More small businesses are pulling back on hiring, The Wall Street Journal (subscription) reports.
What’s going on: “The portion of small-business owners who expect to expand their workforce over the next year was below 50% for the second month in a row in May, hitting the lowest level since June 2020, during the early months of the Covid-19 pandemic, according to a recent survey conducted for The Wall Street Journal.”
- Even as the economy shows signs of a slowdown, applicant pay expectations remain high—but small-business owners are “less willing to pay up for talent” as they respond to belt tightening by their customers.
The data: In March, U.S. job openings fell to their lowest level in almost two years, and the number of layoffs increased.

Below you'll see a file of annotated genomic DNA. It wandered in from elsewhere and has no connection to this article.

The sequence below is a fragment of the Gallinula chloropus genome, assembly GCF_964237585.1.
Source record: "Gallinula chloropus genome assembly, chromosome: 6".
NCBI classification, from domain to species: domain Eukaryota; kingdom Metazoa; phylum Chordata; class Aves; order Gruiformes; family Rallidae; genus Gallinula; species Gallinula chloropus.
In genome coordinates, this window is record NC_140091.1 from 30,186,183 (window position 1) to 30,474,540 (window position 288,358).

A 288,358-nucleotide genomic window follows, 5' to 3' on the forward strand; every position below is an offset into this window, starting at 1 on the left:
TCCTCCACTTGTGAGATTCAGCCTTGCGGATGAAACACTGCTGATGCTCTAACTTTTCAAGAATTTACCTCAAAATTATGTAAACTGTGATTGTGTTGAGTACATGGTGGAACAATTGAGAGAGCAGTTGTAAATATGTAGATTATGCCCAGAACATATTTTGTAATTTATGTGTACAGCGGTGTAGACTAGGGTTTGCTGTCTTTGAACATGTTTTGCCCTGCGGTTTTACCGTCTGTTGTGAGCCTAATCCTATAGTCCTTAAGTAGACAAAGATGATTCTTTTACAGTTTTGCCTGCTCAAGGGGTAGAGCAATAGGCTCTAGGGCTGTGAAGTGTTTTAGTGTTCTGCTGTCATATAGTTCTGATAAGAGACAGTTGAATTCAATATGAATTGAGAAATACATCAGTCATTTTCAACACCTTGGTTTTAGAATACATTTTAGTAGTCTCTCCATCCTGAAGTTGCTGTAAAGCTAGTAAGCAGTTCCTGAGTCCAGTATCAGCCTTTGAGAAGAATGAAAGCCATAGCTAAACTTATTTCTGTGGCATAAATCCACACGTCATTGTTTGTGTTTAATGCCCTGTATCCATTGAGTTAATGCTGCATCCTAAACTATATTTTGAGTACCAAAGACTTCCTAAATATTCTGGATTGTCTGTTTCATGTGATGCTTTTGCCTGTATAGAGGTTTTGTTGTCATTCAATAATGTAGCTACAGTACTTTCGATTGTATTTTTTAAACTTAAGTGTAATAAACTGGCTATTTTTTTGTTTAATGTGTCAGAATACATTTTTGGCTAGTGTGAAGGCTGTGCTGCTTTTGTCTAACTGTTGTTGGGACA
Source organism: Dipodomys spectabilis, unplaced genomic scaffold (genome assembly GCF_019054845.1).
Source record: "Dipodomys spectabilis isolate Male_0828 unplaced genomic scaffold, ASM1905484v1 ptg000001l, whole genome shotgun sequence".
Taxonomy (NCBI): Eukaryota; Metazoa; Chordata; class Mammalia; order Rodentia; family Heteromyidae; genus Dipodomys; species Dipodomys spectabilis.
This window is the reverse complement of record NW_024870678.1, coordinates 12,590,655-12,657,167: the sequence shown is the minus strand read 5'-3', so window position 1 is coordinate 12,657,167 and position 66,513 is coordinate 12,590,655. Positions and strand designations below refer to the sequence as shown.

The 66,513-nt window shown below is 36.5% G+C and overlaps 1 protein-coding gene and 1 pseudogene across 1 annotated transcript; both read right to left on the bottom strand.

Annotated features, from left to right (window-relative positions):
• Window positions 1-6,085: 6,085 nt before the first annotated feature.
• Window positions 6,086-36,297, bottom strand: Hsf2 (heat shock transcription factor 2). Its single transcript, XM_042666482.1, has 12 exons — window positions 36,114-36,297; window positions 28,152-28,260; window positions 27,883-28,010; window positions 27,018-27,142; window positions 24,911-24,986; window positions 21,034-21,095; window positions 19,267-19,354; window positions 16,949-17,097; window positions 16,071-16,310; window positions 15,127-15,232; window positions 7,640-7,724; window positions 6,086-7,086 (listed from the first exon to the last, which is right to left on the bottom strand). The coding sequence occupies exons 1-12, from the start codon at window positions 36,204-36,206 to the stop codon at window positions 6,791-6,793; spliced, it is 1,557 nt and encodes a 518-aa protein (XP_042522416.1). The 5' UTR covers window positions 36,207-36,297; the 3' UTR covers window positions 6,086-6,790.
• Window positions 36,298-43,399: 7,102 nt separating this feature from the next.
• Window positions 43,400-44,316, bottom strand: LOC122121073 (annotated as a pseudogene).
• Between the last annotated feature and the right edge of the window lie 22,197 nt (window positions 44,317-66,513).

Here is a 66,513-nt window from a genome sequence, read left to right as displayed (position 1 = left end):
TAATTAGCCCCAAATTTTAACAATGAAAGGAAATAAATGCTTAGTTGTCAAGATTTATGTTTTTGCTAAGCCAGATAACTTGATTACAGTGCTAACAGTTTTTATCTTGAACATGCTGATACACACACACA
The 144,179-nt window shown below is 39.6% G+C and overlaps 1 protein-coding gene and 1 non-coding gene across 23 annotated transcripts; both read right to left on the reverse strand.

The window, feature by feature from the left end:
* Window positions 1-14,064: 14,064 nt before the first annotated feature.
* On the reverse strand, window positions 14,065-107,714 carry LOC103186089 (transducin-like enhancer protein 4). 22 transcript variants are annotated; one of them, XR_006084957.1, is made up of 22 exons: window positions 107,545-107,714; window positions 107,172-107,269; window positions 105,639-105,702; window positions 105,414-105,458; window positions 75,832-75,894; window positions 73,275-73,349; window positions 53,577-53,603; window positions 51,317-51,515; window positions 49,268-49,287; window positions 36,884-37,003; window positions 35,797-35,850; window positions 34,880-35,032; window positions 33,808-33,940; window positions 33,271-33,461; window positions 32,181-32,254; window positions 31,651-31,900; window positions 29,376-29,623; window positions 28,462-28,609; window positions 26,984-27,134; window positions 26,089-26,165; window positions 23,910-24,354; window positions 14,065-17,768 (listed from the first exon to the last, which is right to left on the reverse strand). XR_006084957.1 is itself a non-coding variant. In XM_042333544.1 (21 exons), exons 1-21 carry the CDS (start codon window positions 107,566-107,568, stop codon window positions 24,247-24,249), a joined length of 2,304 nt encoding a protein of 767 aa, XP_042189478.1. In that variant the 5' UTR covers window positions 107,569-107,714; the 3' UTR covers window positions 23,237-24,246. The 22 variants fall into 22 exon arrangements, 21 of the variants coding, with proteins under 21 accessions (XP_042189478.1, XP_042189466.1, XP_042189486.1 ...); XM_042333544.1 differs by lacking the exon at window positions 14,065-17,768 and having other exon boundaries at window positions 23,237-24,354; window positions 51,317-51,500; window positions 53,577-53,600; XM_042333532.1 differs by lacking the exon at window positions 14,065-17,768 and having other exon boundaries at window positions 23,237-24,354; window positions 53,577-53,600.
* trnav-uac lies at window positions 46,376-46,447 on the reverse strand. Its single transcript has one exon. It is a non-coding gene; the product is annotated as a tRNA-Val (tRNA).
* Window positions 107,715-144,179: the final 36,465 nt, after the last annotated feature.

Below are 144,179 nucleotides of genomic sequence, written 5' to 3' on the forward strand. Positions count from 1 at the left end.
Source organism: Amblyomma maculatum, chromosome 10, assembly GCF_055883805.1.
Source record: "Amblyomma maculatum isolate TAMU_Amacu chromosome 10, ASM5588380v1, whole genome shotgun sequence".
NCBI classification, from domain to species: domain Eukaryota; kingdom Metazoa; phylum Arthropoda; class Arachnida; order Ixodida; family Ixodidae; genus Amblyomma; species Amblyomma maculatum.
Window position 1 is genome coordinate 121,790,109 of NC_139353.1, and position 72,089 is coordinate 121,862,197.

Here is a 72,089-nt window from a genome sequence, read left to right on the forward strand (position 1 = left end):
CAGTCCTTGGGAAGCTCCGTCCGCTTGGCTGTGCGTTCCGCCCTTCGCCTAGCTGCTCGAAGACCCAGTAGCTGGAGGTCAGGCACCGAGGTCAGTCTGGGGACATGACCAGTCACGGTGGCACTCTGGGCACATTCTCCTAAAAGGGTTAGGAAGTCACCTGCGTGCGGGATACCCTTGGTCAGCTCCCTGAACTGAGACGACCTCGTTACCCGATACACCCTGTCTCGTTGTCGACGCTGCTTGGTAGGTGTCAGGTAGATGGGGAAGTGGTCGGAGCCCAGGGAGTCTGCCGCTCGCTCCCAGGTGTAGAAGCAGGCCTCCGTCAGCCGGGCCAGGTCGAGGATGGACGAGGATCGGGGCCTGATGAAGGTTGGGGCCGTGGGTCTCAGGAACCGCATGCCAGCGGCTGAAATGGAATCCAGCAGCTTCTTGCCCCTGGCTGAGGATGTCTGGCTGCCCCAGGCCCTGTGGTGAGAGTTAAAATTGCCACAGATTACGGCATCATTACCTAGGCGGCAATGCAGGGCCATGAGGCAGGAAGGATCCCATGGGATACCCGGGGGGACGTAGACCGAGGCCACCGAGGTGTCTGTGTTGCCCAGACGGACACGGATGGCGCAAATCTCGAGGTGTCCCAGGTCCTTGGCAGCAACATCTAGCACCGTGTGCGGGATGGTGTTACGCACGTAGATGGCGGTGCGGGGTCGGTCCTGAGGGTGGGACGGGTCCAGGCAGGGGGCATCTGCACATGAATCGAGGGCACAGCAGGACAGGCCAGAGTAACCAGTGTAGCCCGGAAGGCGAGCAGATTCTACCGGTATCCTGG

- However, employers added 253,000 jobs in April, mostly on the strength of service-sector gains.
What it means: “‘There is no question that CEOs are downshifting into a slowing economy,’ said Vistage chief research officer Joe Galvin. Despite caution about adding additional workers, ‘no one is willing to shed the hard-earned and expensive employees they hired,’ Mr. Galvin said. Entrepreneurs often still struggle to fill openings when workers leave, he added.”